Political Science Students Leave the Classroom to Shape Public Opinion on
Intercontinental Cry

Students enrolled in the class "Indigenous World Politics" with Professor Manuela Picq (Fall 2016) showed what activist scholarship can look like.  They transformed theoretical debates in the classroom in influential research published on Intercontinental Cry, an online publication of the Center for World Indigenous Studies.  Students reported on the controversial Dakota Access Pipeline and the events at Standing Rock, addressing broken treaties, lack of media coverage, legal battles, and pipeline leakages.  Then they published their own research, which addressed a broad range of issues from how to bring indigeneity to the digital world (Lauren Tuiskula) to struggles for self-determination in the Philippines (Cristina Rey).  Some pieces generated so much interest that they were translated into Spanish and reposted by other media venues like Truth-Out.  For instance the stories on the erasure of indigenous presence in New England (Sam Spurrell) and on how indigenous concepts of rights of nature are reframing state law (Kiana Herold).

More info:  https://intercontinentalcry.org/activism-journalism-academica-collide/

Professor Manuela Picq joins the Editorial Board of Intercontinental Cry, a publication of the Center for World Indigenous Studies.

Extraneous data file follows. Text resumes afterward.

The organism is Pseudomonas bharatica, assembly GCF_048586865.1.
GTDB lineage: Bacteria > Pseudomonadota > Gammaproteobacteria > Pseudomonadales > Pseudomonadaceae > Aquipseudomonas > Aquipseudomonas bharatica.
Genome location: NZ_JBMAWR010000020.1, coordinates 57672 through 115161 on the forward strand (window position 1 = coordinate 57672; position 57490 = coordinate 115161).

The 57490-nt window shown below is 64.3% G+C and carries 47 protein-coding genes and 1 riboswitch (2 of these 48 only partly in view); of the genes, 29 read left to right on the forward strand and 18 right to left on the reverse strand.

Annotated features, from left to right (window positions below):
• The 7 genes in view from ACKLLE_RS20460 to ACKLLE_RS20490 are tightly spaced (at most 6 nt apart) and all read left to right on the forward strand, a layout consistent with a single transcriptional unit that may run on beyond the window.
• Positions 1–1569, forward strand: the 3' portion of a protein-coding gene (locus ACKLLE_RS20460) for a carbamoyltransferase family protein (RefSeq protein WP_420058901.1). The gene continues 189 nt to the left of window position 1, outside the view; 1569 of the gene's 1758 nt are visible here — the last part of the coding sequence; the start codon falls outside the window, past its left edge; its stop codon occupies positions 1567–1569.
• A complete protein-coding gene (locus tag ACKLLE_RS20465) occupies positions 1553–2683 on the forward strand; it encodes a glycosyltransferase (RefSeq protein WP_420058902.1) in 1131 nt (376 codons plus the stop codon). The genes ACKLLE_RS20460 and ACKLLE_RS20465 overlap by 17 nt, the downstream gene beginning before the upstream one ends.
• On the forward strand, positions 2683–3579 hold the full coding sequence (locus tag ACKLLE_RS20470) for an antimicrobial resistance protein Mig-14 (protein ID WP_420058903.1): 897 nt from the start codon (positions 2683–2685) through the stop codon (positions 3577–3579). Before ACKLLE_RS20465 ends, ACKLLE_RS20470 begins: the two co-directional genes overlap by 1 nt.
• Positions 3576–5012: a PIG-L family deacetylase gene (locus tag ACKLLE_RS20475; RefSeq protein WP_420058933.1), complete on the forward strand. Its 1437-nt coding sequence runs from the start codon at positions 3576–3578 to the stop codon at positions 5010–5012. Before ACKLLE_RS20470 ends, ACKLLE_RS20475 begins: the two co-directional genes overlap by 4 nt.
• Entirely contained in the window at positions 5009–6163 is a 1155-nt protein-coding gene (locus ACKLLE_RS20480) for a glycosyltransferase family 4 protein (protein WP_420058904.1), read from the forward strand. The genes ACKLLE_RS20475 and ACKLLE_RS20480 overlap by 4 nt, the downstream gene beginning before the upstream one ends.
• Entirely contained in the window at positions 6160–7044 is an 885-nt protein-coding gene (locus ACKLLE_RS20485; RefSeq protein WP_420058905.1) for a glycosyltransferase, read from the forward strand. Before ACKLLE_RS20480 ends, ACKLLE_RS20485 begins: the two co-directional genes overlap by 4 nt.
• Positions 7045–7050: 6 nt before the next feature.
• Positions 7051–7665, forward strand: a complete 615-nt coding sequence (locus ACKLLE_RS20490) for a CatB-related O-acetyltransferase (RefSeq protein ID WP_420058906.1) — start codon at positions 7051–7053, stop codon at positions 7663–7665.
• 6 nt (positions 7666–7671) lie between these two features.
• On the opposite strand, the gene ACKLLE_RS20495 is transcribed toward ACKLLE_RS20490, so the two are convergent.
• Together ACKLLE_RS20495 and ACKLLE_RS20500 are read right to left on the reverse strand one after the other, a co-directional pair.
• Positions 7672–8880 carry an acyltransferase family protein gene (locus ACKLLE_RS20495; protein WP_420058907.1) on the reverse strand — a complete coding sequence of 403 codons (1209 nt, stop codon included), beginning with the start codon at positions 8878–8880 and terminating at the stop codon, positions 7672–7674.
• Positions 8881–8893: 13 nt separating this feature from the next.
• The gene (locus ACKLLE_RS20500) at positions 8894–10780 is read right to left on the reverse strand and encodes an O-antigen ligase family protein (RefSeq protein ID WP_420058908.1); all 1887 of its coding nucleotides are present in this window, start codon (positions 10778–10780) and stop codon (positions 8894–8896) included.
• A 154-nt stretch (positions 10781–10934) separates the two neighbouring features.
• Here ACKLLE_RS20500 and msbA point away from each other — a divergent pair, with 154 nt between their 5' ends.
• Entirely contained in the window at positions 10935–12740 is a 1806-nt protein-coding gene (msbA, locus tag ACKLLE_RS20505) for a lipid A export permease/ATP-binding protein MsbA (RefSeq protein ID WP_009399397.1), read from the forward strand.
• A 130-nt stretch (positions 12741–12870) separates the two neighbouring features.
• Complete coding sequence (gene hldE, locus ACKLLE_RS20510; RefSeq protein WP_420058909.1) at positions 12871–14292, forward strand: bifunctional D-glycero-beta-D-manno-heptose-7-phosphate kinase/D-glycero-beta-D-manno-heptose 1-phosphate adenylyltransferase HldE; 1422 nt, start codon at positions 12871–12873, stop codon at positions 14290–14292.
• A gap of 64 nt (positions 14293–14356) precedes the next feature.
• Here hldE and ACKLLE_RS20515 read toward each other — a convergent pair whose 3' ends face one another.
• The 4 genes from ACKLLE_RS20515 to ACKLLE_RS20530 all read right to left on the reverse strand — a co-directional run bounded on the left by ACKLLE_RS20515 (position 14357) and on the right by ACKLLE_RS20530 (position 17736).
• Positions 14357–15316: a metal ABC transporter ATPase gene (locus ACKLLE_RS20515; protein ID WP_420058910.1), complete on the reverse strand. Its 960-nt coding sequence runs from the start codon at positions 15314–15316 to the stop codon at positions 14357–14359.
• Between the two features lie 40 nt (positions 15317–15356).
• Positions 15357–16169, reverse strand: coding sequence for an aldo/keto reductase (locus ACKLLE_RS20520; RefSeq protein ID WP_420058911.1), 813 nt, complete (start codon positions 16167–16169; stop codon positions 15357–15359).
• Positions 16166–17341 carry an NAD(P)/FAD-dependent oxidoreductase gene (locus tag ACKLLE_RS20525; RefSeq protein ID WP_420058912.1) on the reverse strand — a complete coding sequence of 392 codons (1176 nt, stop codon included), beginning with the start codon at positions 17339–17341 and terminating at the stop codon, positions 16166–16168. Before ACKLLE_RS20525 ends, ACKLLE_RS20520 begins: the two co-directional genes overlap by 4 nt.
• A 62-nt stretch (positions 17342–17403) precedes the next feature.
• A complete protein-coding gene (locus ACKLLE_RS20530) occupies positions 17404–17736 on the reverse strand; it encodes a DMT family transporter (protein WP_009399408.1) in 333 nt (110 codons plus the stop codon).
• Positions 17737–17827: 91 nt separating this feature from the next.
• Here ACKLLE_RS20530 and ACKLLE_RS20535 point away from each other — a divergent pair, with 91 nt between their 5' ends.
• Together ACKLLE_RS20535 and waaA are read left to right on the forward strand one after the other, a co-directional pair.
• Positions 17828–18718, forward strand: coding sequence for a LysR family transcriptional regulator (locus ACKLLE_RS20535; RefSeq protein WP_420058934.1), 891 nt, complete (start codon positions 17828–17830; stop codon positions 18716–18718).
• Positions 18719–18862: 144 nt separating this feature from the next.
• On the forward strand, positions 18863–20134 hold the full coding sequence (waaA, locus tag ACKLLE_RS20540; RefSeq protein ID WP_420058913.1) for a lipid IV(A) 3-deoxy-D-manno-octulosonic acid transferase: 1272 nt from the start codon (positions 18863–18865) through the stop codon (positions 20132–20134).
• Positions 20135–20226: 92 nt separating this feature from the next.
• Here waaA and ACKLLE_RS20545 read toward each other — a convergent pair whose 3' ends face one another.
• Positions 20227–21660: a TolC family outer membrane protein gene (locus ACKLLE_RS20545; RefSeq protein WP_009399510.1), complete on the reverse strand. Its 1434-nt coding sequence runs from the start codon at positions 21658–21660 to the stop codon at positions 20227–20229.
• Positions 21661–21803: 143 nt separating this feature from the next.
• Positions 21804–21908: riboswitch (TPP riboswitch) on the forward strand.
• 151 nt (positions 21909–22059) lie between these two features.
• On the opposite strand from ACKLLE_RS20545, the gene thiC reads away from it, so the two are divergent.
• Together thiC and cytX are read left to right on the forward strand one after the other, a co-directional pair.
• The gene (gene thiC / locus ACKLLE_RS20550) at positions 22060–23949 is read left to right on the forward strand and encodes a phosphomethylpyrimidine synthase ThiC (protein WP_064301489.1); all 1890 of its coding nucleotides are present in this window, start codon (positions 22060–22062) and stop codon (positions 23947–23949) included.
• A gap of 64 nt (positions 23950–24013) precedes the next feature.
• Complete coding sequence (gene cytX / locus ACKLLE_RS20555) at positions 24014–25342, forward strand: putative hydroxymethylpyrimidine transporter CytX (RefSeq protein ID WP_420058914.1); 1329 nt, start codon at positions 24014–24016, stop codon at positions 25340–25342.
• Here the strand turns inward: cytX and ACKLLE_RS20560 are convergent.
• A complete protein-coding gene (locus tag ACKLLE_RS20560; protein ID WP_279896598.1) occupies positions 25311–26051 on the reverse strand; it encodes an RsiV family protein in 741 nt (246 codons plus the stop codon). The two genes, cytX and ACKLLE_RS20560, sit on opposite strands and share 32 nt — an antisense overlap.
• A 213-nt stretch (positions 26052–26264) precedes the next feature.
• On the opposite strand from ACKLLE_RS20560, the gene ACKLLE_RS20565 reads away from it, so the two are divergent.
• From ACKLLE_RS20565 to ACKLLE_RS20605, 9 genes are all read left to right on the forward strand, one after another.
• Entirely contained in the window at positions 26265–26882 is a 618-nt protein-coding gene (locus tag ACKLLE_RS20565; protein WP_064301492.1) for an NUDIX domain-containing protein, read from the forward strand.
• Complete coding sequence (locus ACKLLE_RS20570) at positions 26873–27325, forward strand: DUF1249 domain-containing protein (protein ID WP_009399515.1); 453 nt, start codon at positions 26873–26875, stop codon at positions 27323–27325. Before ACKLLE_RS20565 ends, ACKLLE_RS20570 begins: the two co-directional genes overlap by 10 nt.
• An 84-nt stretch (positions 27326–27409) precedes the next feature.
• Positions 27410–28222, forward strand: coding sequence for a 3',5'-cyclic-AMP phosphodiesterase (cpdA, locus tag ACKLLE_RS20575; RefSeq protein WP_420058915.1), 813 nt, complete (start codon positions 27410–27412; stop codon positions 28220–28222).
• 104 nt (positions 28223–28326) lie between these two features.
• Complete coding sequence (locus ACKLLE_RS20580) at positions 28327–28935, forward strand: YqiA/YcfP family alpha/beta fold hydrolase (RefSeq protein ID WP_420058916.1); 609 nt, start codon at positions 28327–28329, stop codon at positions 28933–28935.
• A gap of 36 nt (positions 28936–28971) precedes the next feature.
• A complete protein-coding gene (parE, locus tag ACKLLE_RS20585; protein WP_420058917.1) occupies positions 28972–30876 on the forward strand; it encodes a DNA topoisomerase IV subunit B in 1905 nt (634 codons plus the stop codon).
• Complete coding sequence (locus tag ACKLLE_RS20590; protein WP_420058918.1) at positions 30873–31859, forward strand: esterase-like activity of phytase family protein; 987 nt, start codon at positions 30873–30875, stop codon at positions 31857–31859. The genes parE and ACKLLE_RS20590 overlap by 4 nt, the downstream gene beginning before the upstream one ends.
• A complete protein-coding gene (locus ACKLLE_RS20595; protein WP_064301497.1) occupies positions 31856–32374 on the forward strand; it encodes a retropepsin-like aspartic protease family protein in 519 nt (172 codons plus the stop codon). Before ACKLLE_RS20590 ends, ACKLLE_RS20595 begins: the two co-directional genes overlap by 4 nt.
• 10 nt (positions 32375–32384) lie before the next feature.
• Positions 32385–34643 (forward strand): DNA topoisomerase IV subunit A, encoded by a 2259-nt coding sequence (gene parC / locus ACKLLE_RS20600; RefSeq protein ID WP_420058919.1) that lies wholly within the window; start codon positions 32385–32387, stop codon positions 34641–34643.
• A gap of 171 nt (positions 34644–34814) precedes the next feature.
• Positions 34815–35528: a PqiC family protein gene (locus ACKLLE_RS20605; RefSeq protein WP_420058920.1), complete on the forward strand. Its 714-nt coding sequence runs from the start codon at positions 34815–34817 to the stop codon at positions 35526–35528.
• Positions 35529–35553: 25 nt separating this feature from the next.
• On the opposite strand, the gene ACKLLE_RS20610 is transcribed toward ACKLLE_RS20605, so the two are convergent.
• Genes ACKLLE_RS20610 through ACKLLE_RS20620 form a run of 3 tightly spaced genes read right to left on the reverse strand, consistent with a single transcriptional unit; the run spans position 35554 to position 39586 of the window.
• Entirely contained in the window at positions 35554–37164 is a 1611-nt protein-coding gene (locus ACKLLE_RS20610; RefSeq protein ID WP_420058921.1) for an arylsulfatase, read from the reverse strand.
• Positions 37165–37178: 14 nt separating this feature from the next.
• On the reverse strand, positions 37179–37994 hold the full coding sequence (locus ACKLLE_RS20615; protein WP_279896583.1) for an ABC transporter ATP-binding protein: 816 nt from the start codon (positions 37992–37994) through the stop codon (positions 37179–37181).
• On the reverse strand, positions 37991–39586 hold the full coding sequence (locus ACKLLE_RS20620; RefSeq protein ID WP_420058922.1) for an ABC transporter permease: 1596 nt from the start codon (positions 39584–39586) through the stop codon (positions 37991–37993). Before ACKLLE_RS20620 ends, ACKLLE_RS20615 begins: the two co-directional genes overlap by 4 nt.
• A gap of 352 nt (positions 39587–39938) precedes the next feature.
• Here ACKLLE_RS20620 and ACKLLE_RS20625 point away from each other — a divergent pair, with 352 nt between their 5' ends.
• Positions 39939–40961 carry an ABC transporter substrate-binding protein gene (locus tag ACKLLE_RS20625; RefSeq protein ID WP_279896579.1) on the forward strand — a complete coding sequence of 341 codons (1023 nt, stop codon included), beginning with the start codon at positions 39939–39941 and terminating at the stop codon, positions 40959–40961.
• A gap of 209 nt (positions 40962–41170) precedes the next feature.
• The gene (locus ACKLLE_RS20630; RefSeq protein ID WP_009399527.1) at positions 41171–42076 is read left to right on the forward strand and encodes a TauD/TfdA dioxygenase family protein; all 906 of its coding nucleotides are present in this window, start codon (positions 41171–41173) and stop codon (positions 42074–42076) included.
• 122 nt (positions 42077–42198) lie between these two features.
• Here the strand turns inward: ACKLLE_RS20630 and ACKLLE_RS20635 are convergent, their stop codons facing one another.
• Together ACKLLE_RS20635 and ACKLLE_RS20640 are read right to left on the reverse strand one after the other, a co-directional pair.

Professor Ruxandra Paul's article "Welfare Without Borders:  Unpacking the Bases of Transnational Social Protection for International Migrants" has been published in Oxford Development Studies (special issue, Peggy Levitt and Jocelyn Viterna eds.).

It's now available online and will appears in print soon (Volume 45, Issue 1 of the journal).  If you want to read more, you can download the full article for free in PDF format here:

http://www.tandfonline.com/eprint/YaBg7zA7rVdHXEMdzahk/full

Amherst College's Seminar on helping new students to adapt was featured in the Boston Globe.

http://www.bostonglobe.com/metro/2017/01/01acclimating-amherst-college-after-orientation-ends/JniVmj50FCPt1tHC7V8fbP/story.html

                                                         Visiting Faculty for Spring Semester 2017

Professor Jessica Lake, Karl Loewenstein Fellow

Dr. Jessica Lake is a Lecturer in Law at Swinburne University and researches in the areas of privacy law, intellectual property, and American legal history, with a particular focus on gender.  She has an LBB (Hons) and PhD from the University of Melbourne.  Her PhD thesis, 'Privacy and the Pictures:  the photographed and filmed (women) who forged a right to privacy in the United States (1880-1950)', demonstrated that women forged a 'right to privacy' in the United States in the 19th and 20th centuries by bringing cases protesting the unauthorised use and abuse of images of their faces and bodies.  Her PhD is published as a book, The Face that Launched a Thousand Lawsuits, by Yale University Press, 2016.  Jessica has published her work in journals and newspapers, and presented at conferences in Australia and the United States.  She is also a qualified lawyer, and practised for many years in the area of media and entertainment law and commercial litigation at a Melbourne law firm.  She is teaching POSC/SWAGS 261, Privacy and Gender.